And then finally the father orders that the fatted calf be killed and that they have a great feast. Understand that one of the common signs of peace and reconciliation in Jesus’ day was the sharing of a meal together. Enemies would sit down and break bread and share the cup. The Passover meal was a meal of reconciliation, remembering the reconciliation of the Jews with their God after hundreds of years of separation. When Jesus offered the Disciples the bread and wine at the last supper, He knew that one was going to betray Him and the others would deny and desert Him, and that there would be times in the days ahead when all sons and daughters would deny and betray Him. So He offered this meal of reconciliation and said, every time you gather be reconciled to me through My justifying grace that comes to you through my sacrifice on the cross. And so, the final gift that the father gave the son was a feast of reconciliation and restoration. His homecoming was complete.
In this 8th Chapter of Romans, which many scholars say is the most important chapter in the Bible, Paul describes the justifying grace of God when he writes this:
The Holy Spirit does not merely change us, giving us a new nature and thus delivering us from our sinful former selves.
The Holy Spirit gives us a new standing before God! What a standing this is!
Before, we were slaves, wicked and condemned slaves at that. Now we have become God’s daughters and sons, by which we cry, “Abba! Father!” (8:15), and confidently present our deepest questions, sharpest hurts, foulest sins and most pressing needs to him. Because by going to the cross he took all of those on himself and offered His justifying grace in their place. That’s what He offers us today.
You see, it is the prevenient grace of God that goes with us, protecting us and preserving us in our wanderings, and calls us home, but it is the justifying grace of God that enables us to come home. That forgives us. And restores us. And reconciles us with the father and the family of God.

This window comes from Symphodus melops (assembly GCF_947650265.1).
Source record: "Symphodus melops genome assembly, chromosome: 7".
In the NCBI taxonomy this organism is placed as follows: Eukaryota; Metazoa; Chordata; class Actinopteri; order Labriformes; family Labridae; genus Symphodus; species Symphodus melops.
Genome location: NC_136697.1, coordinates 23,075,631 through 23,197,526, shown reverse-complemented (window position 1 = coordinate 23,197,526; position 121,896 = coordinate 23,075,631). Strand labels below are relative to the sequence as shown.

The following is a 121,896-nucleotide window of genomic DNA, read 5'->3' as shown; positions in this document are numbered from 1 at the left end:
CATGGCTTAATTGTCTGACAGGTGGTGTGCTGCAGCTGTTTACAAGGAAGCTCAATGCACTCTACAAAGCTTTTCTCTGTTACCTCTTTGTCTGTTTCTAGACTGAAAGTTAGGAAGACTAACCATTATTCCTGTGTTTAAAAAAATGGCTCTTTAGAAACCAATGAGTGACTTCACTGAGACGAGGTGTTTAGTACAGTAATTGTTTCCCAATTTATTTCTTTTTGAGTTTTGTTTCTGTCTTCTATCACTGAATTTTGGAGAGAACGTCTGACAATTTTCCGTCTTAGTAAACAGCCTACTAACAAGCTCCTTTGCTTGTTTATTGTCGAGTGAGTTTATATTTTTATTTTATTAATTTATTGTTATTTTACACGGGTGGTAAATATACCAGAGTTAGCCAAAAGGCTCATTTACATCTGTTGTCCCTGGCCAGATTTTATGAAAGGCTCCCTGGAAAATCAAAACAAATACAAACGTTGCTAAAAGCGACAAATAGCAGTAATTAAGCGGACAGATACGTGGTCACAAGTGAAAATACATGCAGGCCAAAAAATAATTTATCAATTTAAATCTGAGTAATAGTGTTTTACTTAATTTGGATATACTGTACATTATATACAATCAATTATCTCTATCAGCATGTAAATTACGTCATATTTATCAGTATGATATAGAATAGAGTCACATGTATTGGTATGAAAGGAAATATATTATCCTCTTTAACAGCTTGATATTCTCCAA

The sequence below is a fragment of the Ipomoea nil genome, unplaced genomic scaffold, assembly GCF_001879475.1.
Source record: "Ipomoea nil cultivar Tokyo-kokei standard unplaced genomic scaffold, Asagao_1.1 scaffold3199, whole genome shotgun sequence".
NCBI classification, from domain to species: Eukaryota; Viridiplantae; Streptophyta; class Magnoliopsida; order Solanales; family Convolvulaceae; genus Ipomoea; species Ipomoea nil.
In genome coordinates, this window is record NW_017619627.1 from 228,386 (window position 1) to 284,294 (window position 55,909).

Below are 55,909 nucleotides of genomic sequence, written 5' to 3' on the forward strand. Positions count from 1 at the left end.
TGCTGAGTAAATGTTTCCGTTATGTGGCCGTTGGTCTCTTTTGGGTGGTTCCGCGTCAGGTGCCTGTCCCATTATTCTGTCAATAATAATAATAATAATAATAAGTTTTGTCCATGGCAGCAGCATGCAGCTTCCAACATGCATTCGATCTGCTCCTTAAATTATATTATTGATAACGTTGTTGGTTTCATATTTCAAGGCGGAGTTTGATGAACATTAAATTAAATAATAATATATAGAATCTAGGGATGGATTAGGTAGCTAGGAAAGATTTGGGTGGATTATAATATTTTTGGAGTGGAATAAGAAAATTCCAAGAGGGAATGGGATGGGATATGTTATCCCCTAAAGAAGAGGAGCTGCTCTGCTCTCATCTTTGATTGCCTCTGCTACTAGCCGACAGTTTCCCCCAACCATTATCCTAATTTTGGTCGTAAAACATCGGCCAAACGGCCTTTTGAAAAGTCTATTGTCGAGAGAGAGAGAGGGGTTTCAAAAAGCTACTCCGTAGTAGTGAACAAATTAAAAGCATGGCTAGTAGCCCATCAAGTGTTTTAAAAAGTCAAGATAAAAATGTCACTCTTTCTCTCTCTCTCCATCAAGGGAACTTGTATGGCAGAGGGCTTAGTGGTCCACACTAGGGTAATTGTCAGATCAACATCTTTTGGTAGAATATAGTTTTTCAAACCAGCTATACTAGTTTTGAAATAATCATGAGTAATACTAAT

And then there is one more thing that we need to understand about this justifying grace of God and that is that justification is the work of God. We do not earn it or deserve it. In Jesus’ day the belief was that you could find justification in the law. If you brought the right sacrifice to the Temple and did all the right things to keep yourself spiritually clean then you could stand before God as worthy to be His son or daughter. But Jesus “came down” and said you can’t earn your salvation, that salvation comes through the grace of God and by going to the cross He showed us the way home. The way to forgiveness, reconciliation, restoration and finally salvation. So when we like the prodigal “come to our senses” and get up turn for home, it is His action on the cross that paves the way for us, leads us and ultimately welcomes us – home. And so Paul writes what I think may be the most reassuring words of the Bible:
Therefore, there is now no condemnation for those who are in Christ Jesus, because through Christ Jesus the law of the Spirit who gives life has set you free from the law of sin and death.
No condemnation, only forgiveness, restoration and reconciliation for those who are justified by grace through faith. For those who get up and head for home.